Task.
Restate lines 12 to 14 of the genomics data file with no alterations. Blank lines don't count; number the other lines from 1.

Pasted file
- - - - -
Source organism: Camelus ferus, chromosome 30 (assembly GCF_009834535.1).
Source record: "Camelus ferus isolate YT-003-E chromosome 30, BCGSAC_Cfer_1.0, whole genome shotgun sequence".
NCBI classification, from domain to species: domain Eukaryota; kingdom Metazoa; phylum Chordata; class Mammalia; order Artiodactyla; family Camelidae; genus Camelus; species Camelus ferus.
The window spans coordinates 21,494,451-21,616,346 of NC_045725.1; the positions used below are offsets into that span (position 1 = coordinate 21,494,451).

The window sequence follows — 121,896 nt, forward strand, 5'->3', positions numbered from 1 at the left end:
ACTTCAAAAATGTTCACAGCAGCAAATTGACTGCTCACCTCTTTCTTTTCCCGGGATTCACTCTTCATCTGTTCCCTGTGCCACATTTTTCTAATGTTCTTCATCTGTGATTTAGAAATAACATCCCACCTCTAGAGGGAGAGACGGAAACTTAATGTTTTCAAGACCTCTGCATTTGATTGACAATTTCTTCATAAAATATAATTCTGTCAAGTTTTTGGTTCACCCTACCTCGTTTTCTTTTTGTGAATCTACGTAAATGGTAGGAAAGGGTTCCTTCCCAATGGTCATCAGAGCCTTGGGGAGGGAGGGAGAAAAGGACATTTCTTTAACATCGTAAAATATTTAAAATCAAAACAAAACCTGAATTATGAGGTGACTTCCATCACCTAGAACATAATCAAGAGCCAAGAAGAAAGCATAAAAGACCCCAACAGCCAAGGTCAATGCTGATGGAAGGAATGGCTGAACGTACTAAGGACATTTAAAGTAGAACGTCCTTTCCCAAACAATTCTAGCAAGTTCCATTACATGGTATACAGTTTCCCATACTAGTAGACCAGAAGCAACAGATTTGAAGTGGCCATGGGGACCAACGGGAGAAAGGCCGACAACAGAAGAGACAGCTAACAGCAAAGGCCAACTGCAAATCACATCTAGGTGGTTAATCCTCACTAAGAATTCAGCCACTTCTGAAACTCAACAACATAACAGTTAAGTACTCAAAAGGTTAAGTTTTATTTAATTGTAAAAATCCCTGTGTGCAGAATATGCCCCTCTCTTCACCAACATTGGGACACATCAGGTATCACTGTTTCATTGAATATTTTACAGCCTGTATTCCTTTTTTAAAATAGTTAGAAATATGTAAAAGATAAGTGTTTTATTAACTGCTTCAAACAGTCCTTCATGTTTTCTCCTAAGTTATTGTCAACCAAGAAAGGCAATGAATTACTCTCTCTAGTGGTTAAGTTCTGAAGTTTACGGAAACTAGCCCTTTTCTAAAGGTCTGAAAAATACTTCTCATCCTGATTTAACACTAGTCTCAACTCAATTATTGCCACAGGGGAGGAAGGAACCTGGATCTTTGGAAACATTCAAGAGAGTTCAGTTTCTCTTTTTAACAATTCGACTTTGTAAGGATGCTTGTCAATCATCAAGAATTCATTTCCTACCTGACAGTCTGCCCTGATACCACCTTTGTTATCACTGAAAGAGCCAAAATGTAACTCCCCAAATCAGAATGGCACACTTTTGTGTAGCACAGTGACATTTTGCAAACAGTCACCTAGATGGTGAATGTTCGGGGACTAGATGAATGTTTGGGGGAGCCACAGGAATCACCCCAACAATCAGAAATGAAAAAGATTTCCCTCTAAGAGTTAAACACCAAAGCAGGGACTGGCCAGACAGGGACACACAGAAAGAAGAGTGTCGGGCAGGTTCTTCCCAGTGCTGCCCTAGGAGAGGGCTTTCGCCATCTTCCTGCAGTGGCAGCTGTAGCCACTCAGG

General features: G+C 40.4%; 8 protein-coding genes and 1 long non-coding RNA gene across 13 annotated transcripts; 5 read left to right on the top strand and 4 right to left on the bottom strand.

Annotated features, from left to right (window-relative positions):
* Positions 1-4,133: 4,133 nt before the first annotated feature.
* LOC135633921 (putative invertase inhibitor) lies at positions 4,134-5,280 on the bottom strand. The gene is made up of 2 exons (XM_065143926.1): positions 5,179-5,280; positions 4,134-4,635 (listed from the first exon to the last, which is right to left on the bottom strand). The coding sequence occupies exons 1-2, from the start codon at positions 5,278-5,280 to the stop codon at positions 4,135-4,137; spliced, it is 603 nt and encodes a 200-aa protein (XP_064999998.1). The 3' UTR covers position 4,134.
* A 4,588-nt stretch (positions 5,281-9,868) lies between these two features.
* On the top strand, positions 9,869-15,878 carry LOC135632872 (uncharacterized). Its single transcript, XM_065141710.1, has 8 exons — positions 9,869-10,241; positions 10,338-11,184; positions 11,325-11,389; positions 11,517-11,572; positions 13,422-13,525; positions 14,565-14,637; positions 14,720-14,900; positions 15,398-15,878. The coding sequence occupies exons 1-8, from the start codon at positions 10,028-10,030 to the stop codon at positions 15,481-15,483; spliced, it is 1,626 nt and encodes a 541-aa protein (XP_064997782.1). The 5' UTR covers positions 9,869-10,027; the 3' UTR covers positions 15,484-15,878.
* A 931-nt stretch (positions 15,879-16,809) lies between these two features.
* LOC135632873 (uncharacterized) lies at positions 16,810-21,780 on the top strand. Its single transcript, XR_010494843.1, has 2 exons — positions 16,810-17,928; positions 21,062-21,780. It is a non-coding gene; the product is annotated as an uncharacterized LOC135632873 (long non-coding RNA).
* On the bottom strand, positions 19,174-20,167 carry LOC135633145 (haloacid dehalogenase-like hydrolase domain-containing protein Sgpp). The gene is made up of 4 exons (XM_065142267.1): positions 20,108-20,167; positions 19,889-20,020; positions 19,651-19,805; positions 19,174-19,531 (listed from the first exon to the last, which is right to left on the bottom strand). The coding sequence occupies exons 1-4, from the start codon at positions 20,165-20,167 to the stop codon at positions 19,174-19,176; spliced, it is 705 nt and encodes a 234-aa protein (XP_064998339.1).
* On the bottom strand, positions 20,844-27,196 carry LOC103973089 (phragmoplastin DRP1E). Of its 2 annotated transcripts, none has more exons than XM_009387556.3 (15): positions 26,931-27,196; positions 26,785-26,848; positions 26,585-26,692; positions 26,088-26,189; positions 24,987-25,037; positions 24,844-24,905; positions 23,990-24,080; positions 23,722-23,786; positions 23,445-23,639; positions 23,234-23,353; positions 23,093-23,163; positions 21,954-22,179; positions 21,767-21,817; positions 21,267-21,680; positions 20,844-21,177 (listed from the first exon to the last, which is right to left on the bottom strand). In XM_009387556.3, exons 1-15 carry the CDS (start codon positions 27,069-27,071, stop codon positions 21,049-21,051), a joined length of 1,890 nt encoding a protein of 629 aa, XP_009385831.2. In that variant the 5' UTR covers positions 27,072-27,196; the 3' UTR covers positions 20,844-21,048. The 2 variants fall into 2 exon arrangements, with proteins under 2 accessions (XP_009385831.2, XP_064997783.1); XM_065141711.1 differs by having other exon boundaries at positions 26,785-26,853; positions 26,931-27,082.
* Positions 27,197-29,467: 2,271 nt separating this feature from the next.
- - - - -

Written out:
* On the top strand, positions 9,869-15,878 carry LOC135632872 (uncharacterized). Its single transcript, XM_065141710.1, has 8 exons — positions 9,869-10,241; positions 10,338-11,184; positions 11,325-11,389; positions 11,517-11,572; positions 13,422-13,525; positions 14,565-14,637; positions 14,720-14,900; positions 15,398-15,878. The coding sequence occupies exons 1-8, from the start codon at positions 10,028-10,030 to the stop codon at positions 15,481-15,483; spliced, it is 1,626 nt and encodes a 541-aa protein (XP_064997782.1). The 5' UTR covers positions 9,869-10,027; the 3' UTR covers positions 15,484-15,878.
* A 931-nt stretch (positions 15,879-16,809) lies between these two features.
* LOC135632873 (uncharacterized) lies at positions 16,810-21,780 on the top strand. Its single transcript, XR_010494843.1, has 2 exons — positions 16,810-17,928; positions 21,062-21,780. It is a non-coding gene; the product is annotated as an uncharacterized LOC135632873 (long non-coding RNA).